When the first settlers arrived in what was to become Palm Beach, the entire area was known as “Lake Worth”, named for Major General William Jenkins Worth who fought in the Second Seminole War. Pioneers struggled to clear land for their houses and to make room for their crops. The first of the permanent pioneers arrived in 1872.
By now, the story of how the island — as well as several other municipalities, and scores of businesses and locales — got its name is well known. As is often the case around these parts, it stemmed from a combination of boating and drinking.
On Jan. 9, 1878, the 175-ton brig Providencia was bound from Trinidad to Cadiz, Spain. Its cargo: 20,000 coconuts.
It turned out the sailors had dipped into the grog a bit during the voyage. So when the ship grounded on the coast of what is now Palm Beach, the tipsy crew thought it had landed in Mexico.
Once they realized where they were, they decided the ship could not go on with its cargo.
The few local residents of what was then called “the lake region” rushed to the beach.
“I was greeted by the mate of the vessel, with a bottle of wine and a box of cigars, as a sort of olive branch,” pioneer William Lanehart wrote.
“There were 20,000 coconuts, and they seemed like a godsend to the people. For several weeks, everyone was eating coconuts and drinking wine.”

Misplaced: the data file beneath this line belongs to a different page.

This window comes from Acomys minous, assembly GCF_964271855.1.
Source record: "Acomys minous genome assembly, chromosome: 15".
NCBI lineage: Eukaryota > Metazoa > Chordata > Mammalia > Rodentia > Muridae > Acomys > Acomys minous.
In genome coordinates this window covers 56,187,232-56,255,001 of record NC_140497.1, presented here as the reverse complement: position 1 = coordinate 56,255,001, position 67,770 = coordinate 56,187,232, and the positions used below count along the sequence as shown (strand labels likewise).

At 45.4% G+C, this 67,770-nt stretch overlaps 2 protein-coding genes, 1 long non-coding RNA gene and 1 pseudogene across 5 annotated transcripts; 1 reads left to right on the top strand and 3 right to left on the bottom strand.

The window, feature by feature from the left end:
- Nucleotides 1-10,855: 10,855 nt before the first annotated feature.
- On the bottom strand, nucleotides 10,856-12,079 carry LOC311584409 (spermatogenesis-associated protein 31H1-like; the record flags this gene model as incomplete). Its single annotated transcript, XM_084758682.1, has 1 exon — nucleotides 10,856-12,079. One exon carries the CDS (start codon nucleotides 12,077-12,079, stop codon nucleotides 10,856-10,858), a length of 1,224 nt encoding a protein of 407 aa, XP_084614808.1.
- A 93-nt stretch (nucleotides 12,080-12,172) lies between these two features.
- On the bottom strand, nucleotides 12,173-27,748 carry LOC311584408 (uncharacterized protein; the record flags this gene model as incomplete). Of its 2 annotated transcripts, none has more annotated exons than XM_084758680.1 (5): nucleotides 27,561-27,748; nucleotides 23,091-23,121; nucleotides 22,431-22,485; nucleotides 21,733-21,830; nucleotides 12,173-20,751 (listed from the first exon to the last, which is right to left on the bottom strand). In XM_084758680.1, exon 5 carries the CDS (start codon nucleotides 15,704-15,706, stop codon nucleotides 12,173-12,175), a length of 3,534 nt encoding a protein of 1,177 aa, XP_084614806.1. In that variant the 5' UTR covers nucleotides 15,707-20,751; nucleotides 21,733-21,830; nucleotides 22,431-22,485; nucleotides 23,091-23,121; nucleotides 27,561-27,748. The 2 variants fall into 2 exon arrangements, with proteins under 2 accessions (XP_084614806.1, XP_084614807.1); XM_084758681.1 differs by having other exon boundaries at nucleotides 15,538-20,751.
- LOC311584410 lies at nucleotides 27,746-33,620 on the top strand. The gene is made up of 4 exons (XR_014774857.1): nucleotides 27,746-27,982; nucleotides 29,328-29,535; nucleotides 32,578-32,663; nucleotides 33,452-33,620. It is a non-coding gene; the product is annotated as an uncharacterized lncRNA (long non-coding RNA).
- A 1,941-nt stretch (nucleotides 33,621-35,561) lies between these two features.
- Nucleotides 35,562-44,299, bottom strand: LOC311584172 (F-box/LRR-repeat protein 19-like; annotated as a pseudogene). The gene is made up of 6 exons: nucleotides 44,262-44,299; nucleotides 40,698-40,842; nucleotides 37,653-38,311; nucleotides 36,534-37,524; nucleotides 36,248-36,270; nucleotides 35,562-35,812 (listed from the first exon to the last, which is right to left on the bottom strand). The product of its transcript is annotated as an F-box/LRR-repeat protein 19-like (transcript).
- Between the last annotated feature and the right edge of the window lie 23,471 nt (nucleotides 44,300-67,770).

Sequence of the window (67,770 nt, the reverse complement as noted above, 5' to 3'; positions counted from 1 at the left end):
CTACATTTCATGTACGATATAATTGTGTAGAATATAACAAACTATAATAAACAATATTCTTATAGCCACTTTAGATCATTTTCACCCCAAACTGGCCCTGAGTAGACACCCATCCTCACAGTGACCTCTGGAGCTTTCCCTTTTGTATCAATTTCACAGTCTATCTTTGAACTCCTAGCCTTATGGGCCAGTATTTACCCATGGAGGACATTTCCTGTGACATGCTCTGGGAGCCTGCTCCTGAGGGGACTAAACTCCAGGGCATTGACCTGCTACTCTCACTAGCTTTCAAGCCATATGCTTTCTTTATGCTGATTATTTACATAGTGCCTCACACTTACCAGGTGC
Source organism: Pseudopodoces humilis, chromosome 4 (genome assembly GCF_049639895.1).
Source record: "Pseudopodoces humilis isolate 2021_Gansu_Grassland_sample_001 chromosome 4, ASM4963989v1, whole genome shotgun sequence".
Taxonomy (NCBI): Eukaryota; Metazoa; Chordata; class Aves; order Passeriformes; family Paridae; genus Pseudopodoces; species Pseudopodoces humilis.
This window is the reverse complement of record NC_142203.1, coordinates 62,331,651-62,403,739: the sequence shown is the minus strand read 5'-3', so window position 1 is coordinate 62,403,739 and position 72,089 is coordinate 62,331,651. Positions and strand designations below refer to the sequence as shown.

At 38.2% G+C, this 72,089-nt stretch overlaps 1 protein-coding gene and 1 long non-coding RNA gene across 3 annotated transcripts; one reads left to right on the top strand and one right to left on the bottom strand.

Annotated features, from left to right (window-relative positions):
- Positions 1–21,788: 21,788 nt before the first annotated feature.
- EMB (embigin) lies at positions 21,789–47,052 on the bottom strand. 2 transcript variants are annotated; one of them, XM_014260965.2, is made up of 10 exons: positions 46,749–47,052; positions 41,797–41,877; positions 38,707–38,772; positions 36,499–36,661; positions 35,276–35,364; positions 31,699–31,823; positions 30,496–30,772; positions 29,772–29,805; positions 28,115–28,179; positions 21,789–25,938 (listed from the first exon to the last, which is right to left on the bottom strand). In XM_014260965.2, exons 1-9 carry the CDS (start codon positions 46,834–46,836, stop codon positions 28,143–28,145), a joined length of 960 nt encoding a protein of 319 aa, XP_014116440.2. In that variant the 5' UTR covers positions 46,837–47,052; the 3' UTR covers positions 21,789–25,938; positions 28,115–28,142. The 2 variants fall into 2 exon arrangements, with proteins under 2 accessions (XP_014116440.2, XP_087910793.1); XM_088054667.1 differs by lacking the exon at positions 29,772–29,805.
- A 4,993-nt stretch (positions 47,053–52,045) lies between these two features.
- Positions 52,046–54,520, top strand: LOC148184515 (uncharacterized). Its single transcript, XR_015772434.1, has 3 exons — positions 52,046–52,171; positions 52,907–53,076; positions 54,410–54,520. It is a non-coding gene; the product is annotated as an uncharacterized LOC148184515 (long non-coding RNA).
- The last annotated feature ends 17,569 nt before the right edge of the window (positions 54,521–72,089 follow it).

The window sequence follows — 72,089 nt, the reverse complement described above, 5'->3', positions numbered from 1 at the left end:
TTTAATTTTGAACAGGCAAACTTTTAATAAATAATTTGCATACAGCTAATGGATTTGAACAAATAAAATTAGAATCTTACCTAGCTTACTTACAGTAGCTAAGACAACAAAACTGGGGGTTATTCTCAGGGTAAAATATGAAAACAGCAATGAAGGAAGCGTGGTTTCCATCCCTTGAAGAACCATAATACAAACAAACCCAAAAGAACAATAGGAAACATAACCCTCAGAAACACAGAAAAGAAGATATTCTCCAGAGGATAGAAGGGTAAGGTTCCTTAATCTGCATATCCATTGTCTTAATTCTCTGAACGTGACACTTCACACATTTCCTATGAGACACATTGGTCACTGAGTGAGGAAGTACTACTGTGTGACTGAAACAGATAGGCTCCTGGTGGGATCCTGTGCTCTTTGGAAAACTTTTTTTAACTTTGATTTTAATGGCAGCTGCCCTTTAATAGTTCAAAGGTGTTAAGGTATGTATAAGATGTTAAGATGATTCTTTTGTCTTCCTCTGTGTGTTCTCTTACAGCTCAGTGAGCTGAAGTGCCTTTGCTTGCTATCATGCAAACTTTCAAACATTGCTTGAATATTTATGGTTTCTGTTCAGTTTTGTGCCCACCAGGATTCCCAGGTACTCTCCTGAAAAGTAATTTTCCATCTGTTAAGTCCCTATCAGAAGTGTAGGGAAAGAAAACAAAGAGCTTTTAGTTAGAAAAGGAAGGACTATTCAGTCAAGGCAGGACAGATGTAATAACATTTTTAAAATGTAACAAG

LANEHART & HAMMOND ON THE LEFT
Early settlers lost no time claiming salvage and planting the coconuts, which were not native to South Florida, in an effort to launch a commercial coconut industry. Lanehart and fellow pioneer Hiram F. Hammon took the nuts as salvage and sold them for 2 1/2 cents each. Within a decade, the area was filled with palm trees, and the island had a new name.
IN LATER YEARS
As an aside, Hiram F. Hammon, an Ohio native, had a boat service in Titusville in the late 1860s. He filed the first homestead on Lake Worth, which became part of Palm Beach. The property included present day Worth Avenue and, like other Palm Beach homesteads, extended from the ocean to Lake Worth. Hammon’s friend William Lanehart took an adjoining homestead, and they shared a palmetto shack. When Hammon sold his land for over a million dollars, the U.S. Department of the Interior declared it to be the most valuable claim filed to date.
On Jan. 15, 1887, a post office was established for Palm City. But settlers learned another post office already had the name, so it was renamed Palm Beach.
When a new pioneer, R.R. McCormick, arrived, he proclaimed, “Truly this is a paradise. You have made the wilderness to blossom.”